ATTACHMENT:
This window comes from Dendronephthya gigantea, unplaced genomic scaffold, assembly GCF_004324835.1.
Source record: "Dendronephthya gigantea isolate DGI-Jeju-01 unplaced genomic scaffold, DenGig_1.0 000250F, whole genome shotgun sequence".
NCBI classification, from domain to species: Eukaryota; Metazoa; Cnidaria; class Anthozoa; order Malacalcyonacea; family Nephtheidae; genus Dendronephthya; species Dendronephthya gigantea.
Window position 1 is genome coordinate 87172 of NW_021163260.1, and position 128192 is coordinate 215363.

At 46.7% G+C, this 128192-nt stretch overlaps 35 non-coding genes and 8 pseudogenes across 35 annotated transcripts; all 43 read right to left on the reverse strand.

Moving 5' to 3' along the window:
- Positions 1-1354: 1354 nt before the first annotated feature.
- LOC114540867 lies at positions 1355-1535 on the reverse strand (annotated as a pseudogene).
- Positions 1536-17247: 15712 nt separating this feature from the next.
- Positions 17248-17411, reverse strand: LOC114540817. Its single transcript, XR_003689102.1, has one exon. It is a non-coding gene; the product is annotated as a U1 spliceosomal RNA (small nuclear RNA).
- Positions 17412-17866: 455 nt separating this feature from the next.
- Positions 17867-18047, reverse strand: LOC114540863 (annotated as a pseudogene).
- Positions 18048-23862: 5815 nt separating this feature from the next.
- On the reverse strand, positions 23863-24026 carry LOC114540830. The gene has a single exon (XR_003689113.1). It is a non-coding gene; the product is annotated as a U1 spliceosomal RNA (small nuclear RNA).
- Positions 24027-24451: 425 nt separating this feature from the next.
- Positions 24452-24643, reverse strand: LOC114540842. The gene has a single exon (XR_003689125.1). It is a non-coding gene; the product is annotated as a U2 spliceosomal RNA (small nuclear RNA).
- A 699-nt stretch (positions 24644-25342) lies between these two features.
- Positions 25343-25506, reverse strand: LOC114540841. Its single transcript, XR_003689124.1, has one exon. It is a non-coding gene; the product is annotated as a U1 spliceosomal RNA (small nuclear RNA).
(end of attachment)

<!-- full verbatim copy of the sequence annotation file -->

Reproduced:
This window comes from Dendronephthya gigantea, unplaced genomic scaffold, assembly GCF_004324835.1.
Source record: "Dendronephthya gigantea isolate DGI-Jeju-01 unplaced genomic scaffold, DenGig_1.0 000250F, whole genome shotgun sequence".
NCBI classification, from domain to species: Eukaryota; Metazoa; Cnidaria; class Anthozoa; order Malacalcyonacea; family Nephtheidae; genus Dendronephthya; species Dendronephthya gigantea.
Window position 1 is genome coordinate 87172 of NW_021163260.1, and position 128192 is coordinate 215363.

At 46.7% G+C, this 128192-nt stretch overlaps 35 non-coding genes and 8 pseudogenes across 35 annotated transcripts; all 43 read right to left on the reverse strand.

Moving 5' to 3' along the window:
- Positions 1-1354: 1354 nt before the first annotated feature.
- LOC114540867 lies at positions 1355-1535 on the reverse strand (annotated as a pseudogene).
- Positions 1536-17247: 15712 nt separating this feature from the next.
- Positions 17248-17411, reverse strand: LOC114540817. Its single transcript, XR_003689102.1, has one exon. It is a non-coding gene; the product is annotated as a U1 spliceosomal RNA (small nuclear RNA).
- Positions 17412-17866: 455 nt separating this feature from the next.
- Positions 17867-18047, reverse strand: LOC114540863 (annotated as a pseudogene).
- Positions 18048-23862: 5815 nt separating this feature from the next.
- On the reverse strand, positions 23863-24026 carry LOC114540830. The gene has a single exon (XR_003689113.1). It is a non-coding gene; the product is annotated as a U1 spliceosomal RNA (small nuclear RNA).
- Positions 24027-24451: 425 nt separating this feature from the next.
- Positions 24452-24643, reverse strand: LOC114540842. The gene has a single exon (XR_003689125.1). It is a non-coding gene; the product is annotated as a U2 spliceosomal RNA (small nuclear RNA).
- A 699-nt stretch (positions 24644-25342) lies between these two features.
- Positions 25343-25506, reverse strand: LOC114540841. Its single transcript, XR_003689124.1, has one exon. It is a non-coding gene; the product is annotated as a U1 spliceosomal RNA (small nuclear RNA).